Kids left 'frozen' outside school after teachers confiscate their coats as they don't have official logo

PARENTS have slammed a school after their kids were left "frozen" outside when teachers confiscated their coats that don't have the school logo.

Pupils at Bishop Heber in Malpas, Cheshire, can only wear a branded school jacket on school grounds, which, along with various items of clothing, would cost a family up to £100 per child.

Photos taken by furious parents show staff walking around outside in warm overcoats while some children are just in jumpers, according to Cheshire Live.

The school says it believes if children were allowed to wear their own coats, it would "erode the great relationships we have with the students", because they would push the boundaries and start to wear hoodies.

One angry mum said her asthmatic son was put into isolation for retrieving his confiscated coat because he was cold.

"They confiscated his [my son's] coat yesterday – outside – which I thought was absolutely ludicrous. He has asthma, which he is on constant medication for, so getting cold does him no good whatsoever.

"Because he went and got his coat back because he was cold, he has been put into isolation, that was his punishment.

“Why would you take a coat off a child when you know they’ve got asthma?"

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Parents have also complained about the cost and quality of the £25 branded windcheater, with one mum saying it was not sufficient to keep her children warm.

She said: "They would literally have to have a branded polo, branded sweater, branded fleece and branded anorak in order to be warm and dry outside. That is extremely excessive branding."

One set of these four items would set parents back by £94.50.

Another mum said: “It was bitterly cold, freezing all day, and his hands were so cold that he couldn’t hold his pen in English. When he came out of school he was absolutely frozen.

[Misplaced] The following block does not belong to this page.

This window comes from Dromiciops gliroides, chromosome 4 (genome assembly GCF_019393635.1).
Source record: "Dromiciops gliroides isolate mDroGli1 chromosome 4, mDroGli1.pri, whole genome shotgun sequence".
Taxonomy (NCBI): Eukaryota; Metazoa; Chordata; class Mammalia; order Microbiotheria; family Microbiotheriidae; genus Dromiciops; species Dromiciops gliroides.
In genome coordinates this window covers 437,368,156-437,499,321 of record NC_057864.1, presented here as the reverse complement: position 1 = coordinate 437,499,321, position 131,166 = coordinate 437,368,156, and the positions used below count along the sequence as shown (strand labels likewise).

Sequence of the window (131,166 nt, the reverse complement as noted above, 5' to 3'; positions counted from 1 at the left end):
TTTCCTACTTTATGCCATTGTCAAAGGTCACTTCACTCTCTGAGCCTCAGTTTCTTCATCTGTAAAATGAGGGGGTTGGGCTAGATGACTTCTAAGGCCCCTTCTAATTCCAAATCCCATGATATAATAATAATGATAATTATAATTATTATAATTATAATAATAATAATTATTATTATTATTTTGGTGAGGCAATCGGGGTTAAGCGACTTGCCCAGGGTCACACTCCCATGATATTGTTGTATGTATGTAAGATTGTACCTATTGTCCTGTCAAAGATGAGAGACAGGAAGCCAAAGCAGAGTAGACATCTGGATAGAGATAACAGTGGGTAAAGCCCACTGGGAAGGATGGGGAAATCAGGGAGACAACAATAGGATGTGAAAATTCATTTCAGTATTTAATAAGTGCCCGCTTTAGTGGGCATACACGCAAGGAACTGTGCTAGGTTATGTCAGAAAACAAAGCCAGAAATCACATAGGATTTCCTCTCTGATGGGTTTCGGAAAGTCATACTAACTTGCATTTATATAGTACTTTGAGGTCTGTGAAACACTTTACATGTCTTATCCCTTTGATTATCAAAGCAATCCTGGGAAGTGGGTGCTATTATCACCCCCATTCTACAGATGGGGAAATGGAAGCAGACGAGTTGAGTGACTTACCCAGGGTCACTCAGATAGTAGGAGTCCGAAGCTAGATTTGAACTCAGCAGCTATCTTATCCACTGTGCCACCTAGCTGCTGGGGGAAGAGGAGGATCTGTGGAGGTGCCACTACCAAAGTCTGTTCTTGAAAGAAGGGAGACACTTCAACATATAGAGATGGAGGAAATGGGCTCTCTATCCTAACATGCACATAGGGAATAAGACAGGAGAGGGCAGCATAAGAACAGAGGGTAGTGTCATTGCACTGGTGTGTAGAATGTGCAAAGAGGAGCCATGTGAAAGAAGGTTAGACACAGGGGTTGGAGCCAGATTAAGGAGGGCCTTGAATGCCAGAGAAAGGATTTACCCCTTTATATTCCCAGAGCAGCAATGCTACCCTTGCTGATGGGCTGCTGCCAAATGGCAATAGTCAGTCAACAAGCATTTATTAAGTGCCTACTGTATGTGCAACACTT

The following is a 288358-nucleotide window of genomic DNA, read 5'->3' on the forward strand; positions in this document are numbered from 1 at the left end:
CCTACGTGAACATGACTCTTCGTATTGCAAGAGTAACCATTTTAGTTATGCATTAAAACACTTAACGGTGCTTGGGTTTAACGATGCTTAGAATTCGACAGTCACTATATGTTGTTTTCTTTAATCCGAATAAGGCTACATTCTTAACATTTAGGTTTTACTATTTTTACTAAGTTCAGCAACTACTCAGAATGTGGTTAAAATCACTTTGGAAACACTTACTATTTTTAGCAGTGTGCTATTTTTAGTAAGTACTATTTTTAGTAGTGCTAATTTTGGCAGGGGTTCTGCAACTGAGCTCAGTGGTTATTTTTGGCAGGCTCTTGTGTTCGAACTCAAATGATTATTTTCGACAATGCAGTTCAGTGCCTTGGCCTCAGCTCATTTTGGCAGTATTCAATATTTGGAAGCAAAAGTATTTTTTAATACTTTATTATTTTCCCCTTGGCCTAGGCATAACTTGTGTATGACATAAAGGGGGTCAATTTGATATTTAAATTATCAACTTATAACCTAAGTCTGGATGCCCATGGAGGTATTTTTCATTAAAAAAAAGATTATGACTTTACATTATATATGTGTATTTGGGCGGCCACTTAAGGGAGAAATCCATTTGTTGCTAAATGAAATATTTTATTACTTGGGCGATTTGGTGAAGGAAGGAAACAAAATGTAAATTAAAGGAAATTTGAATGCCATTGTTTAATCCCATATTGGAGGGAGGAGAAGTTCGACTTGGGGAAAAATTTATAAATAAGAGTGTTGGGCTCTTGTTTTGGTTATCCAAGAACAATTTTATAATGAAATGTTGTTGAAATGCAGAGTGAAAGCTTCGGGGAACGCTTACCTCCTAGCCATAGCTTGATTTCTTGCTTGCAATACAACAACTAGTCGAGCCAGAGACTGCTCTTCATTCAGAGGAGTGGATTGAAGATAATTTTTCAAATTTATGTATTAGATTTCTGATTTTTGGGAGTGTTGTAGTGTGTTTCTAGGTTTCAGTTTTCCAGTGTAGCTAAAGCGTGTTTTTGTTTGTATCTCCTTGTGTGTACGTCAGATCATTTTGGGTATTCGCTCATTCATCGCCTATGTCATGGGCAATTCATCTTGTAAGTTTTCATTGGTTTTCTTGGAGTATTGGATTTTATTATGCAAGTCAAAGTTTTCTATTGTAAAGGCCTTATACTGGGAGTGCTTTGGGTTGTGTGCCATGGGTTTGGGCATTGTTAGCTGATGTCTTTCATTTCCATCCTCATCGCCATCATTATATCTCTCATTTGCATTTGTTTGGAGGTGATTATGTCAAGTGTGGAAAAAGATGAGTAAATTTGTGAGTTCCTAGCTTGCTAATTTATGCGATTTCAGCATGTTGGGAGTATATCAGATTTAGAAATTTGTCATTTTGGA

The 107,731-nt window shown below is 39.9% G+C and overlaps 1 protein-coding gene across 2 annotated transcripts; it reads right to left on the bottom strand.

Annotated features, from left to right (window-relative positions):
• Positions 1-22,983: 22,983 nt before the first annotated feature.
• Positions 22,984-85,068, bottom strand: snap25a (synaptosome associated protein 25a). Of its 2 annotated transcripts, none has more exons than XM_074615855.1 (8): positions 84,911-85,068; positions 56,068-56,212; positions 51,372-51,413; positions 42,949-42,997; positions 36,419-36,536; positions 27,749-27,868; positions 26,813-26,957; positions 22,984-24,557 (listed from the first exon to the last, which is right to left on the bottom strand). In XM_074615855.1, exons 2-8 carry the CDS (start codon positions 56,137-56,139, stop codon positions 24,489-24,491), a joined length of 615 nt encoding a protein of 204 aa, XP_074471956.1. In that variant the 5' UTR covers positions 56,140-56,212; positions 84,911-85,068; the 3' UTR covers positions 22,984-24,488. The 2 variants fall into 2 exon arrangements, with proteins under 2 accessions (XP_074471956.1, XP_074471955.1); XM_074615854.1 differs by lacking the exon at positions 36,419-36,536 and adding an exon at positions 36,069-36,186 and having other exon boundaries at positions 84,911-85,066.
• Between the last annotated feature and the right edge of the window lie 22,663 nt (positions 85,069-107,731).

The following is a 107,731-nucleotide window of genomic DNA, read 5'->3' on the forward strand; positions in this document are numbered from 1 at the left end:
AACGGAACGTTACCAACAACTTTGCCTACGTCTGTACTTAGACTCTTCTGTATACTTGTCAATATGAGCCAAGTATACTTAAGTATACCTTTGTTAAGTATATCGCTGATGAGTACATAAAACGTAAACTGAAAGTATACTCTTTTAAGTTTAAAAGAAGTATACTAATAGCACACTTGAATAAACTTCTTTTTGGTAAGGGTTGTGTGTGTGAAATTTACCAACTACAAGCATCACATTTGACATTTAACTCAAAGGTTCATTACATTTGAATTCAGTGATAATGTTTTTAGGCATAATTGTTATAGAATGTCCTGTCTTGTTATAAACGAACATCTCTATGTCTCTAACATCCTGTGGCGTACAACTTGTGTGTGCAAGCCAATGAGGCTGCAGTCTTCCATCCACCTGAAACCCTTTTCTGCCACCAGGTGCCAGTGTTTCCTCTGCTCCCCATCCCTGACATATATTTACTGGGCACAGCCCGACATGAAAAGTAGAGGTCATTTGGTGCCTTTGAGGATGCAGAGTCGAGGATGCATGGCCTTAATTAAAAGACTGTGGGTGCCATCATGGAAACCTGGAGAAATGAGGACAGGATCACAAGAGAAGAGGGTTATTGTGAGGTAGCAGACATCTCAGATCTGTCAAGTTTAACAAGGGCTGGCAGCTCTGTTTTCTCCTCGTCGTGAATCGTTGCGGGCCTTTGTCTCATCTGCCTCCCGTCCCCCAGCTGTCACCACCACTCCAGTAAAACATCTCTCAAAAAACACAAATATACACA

“These children are freezing outside, then they’re going into a classroom with the windows all open – they have a right to be warm."

In an email to the parents of Year 9 students, head teacher David Curry explained that students are allowed to wear their own coats to and from school but must obey uniform rules when they are on school grounds.

Why would you take a coat off a child when you know they’ve got asthma?

The email reads: "Once they arrive at school after registration period, we expect that an undergarment (e.g. vest/t-shirt/base layer) along with a school polo shirt, jumper, fleece and optional jacket (windcheater) would be sufficient to keep them warm and conversely allow them to take layers off when in warmer classrooms.

"In essence, the four/five layers of clothing we suggest should be more than ample to ask them to go out at break to get a blast of fresh air and withstand almost all weathers.

"If we allowed non-uniform coats, we believe strongly that it would erode the great relationships we have with the students day to day as inevitably students would push the boundaries and wear hoodies and other coats (inc. styles and colours) that undermines the high standards we have.

"Many of the most expensive coats (e.g. North Face and Canada Goose are upward of £200-£300 even £1,000) and wearing/owning the ‘right’ coat could become the motive rather than its thermal properties which I feel, could undermine what we stand for as a comprehensive school and put pressure on students in school and families to conform to a set of norms/expectations that aren’t healthy, marginalising some students and putting at risk that sense of belonging which we work so hard to achieve at Heber."

An Act of Parliament designed to reduce extortionate school uniform costs was passed this year, and is set to come into force from this September.

Cheshire MP Mike Amesbury, who introduced the Bill said: “I agree with the principle of school uniform but would encourage Bishop Heber to get ahead of the game by adopting a more reasonable approach in its policy, with greater emphasis on affordability and less emphasis on insisting on every item must incorporate school branding.”

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